- 25. LaPointe P, Wei X, Gariepy J. A role for the protease-sensitive loop region of Shiga-like toxin 1 in the retrotranslocation of its A1 domain from the endoplasmic reticulum lumen. J Biol Chem. 2005;280(24):23310–8. pmid:15817449
- 26. Johannes L, Romer W. Shiga toxins—from cell biology to biomedical applications. Nat Rev Microbiol. 2010;8(2):105–16. Epub 2009/12/22. pmid:20023663
- 27. Mayor T. Navigating the ERAD interaction network. Nature cell biology. 2012;14(1):46–7. Epub 2011/12/24.
- 28. Hansen GH, Dalskov SM, Rasmussen CR, Immerdal L, Niels-Christiansen LL, Danielsen EM. Cholera toxin entry into pig enterocytes occurs via a lipid raft- and clathrin-dependent mechanism. Biochemistry. 2005;44(3):873–82. pmid:15654743
- 29. Chinnapen DJ, Chinnapen H, Saslowsky D, Lencer WI. Rafting with cholera toxin: endocytosis and trafficking from plasma membrane to ER. FEMS Microbiol Lett. 2007;266(2):129–37. pmid:17156122
- 30. Sandvig K, Bergan J, Dyve AB, Skotland T, Torgersen ML. Endocytosis and retrograde transport of Shiga toxin. Toxicon. 2010;56:1181–5. Epub 2009/12/03. pmid:19951719
- 31. Lea N, Lord JM, Roberts LM. Proteolytic cleavage of the A subunit is essential for maximal cytotoxicity of Escherichia coli O157:H7 Shiga-like toxin-1. Microbiology. 1999;145 (Pt 5):999–1004.
- 32. Khan F, Proulx F, Lingwood CA. Detergent-resistant globotriaosyl ceramide may define verotoxin/glomeruli-restricted hemolytic uremic syndrome pathology. Kidney Int. 2009;75(11):1209–16. Epub 2009/02/13. pmid:19212418
- 33. Lencer WI, Saslowsky D. Raft trafficking of AB5 subunit bacterial toxins. Biochim Biophys Acta. 2005;1746(3):314–21. pmid:16153723
- 34. Endo Y, Tsurugi K, Yutsudo T, Takeda Y, Ogasawara K, Igarashi K. Site of the action of a vero toxin (VT2) from Escherichia coli O157:H7 and a Shiga toxin on eukaryotic ribosomes. Eur J Biochem. 1988;171:45–50. pmid:3276522
- 35. Gill DM, Meren R. ADP-ribosylation of membrane proteins catalyzed by cholera toxin: basis of the activation of adenylate cyclase. Proc Natl Acad Sci U S A. 1978;75(7):3050–4. Epub 1978/07/01. pmid:210449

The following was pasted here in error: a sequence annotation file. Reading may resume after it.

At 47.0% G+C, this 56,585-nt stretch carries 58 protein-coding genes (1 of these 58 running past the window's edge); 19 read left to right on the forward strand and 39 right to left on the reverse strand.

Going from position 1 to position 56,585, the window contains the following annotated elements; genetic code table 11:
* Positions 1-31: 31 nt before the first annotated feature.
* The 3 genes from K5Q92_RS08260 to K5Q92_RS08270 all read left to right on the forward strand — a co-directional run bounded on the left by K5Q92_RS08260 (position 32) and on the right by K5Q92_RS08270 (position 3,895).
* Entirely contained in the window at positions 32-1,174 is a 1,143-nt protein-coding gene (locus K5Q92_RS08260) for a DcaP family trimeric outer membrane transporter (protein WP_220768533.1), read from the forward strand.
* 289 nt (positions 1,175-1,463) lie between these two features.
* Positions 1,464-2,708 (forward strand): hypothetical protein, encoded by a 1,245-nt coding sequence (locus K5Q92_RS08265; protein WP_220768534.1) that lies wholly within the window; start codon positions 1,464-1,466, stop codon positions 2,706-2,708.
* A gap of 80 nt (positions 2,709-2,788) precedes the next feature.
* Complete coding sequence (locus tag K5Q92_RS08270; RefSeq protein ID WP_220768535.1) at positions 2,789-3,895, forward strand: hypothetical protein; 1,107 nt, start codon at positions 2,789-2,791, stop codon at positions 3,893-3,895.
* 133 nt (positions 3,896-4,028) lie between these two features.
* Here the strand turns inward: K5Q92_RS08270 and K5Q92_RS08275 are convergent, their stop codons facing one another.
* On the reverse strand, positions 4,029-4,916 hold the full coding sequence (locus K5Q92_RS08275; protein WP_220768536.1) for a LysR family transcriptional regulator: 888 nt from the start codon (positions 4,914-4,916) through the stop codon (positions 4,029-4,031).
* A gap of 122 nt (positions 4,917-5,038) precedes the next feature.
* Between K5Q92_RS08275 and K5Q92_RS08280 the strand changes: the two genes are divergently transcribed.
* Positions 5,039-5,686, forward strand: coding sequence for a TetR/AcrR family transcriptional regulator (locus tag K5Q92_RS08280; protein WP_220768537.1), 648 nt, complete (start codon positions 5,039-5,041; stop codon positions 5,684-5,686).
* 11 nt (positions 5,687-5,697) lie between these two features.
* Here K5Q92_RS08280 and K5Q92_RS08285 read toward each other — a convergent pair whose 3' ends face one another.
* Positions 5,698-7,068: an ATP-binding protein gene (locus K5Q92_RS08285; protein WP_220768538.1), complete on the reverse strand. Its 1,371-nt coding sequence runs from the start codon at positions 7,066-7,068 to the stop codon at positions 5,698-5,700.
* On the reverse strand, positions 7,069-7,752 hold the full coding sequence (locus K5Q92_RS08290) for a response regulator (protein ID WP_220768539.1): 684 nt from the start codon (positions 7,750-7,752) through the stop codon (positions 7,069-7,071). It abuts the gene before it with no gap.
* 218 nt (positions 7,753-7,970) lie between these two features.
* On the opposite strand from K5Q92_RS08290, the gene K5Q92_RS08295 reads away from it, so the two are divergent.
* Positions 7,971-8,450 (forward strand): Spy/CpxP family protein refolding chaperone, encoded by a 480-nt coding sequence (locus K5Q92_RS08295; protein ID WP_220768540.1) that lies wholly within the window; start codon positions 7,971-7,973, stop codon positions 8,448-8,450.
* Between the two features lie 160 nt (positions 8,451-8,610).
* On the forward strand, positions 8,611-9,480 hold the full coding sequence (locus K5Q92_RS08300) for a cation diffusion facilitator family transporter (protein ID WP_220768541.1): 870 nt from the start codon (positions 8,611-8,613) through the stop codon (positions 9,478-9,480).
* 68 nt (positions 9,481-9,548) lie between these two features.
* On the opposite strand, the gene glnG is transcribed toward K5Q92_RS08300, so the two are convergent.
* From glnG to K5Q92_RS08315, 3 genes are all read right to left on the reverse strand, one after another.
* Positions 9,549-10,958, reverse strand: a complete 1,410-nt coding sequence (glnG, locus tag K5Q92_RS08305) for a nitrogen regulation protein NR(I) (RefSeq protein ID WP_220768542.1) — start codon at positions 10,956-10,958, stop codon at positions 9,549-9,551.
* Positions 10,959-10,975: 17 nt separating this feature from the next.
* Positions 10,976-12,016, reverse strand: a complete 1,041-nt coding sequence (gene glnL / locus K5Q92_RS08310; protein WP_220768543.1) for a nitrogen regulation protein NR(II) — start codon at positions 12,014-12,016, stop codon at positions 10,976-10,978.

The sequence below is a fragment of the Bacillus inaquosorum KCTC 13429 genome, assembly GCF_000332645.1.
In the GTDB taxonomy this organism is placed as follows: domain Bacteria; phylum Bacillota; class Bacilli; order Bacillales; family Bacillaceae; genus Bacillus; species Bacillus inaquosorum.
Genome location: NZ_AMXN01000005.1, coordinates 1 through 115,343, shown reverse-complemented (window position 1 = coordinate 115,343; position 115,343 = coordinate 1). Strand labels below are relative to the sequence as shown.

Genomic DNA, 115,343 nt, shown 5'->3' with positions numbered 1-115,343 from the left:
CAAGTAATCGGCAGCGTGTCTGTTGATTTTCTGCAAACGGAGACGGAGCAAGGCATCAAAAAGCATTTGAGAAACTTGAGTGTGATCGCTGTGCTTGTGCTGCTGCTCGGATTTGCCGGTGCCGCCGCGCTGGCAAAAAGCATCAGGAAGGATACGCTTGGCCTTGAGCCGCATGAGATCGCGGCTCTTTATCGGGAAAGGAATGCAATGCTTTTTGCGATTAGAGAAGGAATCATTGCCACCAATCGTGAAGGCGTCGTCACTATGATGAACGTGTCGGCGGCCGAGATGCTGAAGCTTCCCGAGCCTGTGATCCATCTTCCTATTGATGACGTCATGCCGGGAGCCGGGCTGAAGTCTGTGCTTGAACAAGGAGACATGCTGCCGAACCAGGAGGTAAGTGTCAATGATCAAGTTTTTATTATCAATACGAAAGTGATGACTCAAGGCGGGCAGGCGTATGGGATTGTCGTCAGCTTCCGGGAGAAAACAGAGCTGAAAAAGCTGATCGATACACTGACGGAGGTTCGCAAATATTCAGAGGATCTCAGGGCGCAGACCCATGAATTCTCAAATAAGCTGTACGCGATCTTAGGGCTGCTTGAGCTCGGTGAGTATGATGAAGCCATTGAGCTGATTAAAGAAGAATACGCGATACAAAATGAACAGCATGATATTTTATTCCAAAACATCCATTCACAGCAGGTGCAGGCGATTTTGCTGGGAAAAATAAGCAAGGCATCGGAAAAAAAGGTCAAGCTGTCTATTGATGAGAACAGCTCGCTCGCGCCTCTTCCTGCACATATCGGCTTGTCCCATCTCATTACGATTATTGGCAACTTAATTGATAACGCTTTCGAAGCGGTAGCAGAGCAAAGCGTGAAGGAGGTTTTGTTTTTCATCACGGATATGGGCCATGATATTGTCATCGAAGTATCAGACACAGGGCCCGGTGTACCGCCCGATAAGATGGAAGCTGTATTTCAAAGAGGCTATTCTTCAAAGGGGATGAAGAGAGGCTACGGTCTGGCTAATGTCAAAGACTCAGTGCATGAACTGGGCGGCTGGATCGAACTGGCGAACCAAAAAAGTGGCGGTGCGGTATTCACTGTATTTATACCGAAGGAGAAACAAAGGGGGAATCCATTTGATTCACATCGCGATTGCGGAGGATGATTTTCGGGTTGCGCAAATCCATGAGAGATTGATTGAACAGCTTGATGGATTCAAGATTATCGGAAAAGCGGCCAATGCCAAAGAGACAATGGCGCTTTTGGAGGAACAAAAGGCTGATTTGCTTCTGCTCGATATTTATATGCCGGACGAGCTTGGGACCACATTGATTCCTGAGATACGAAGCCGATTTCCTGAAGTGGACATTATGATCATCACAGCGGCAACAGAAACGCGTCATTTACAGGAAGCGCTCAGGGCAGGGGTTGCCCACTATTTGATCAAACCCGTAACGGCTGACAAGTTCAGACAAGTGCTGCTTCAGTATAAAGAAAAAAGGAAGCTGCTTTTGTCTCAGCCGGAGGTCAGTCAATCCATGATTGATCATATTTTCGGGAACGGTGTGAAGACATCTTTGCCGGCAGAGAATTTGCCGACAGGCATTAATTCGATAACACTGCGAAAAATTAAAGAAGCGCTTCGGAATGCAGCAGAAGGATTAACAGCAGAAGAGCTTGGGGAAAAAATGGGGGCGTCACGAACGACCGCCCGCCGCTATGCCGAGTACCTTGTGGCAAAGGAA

- 36. Kuroiwa T, Sakaguchi M, Mihara K, Omura T. Systematic analysis of stop-transfer sequence for microsomal membrane. J Biol Chem. 1991;266(14):9251–5. pmid:2026623
- 37. Hanrahan JW, Sampson HM, Thomas DY. Novel pharmacological strategies to treat cystic fibrosis. Trends Pharmacol Sci. 2013;34(2):119–25. Epub 2013/02/06. pmid:23380248
- 38. Castilla J, Risquez R, Higaki K, Nanba E, Ohno K, Suzuki Y, et al. Conformationally-locked N-glycosides: Exploiting long-range non-glycone interactions in the design of pharmacological chaperones for Gaucher disease. Eur J Med Chem. 2015;90:258–66. Epub 2014/12/03. pmid:25461326
- 39. Wen SX, Teel LD, Judge NA, O'Brien AD. Genetic toxoids of Shiga toxin types 1 and 2 protect mice against homologous but not heterologous toxin challenge. Vaccine. 2006;24(8):1142–8. pmid:16198455
- 40. Douce G, Fontana M, Pizza M, Rappuoli R, Dougan G. Intranasal immunogenicity and adjuvanticity of site-directed mutant derivatives of cholera toxin. Infection and immunity. 1997;65(7):2821–8. Epub 1997/07/01. pmid:9199455
- 41. Yasuda Y, Matano K, Asai T, Tochikubo K. Affinity purification of recombinant cholera toxin B subunit oligomer expressed in Bacillus brevis for potential human use as a mucosal adjuvant. FEMS Immunol Med Microbiol. 1998;20(4):311–8. Epub 1998/06/17. pmid:9626936
- 42. Trzcinska-Daneluti AM, Ly D, Huynh L, Jiang C, Fladd C, Rotin D. High-content functional screen to identify proteins that correct F508del-CFTR function. Molecular & cellular proteomics: MCP. 2009;8(4):780–90. Epub 2008/12/18.
- 43. Rowe SM, Pyle LC, Jurkevante A, Varga K, Collawn J, Sloane PA, et al. DeltaF508 CFTR processing correction and activity in polarized airway and non-airway cell monolayers. Pulm Pharmacol Ther. 2010;23(4):268–78. Epub 2010/03/17. pmid:20226262
- 44. Maegawa GH, Tropak MB, Buttner JD, Rigat BA, Fuller M, Pandit D, et al. Identification and characterization of ambroxol as an enzyme enhancement agent for Gaucher disease. J Biol Chem. 2009;284(35):23502–16. pmid:19578116
- 45. Baxter DF, Kirk M, Garcia AF, Raimondi A, Holmqvist MH, Flint KK, et al. A novel membrane potential-sensitive fluorescent dye improves cell-based assays for ion channels. Journal of biomolecular screening. 2002;7(1):79–85. Epub 2002/03/19. pmid:11897058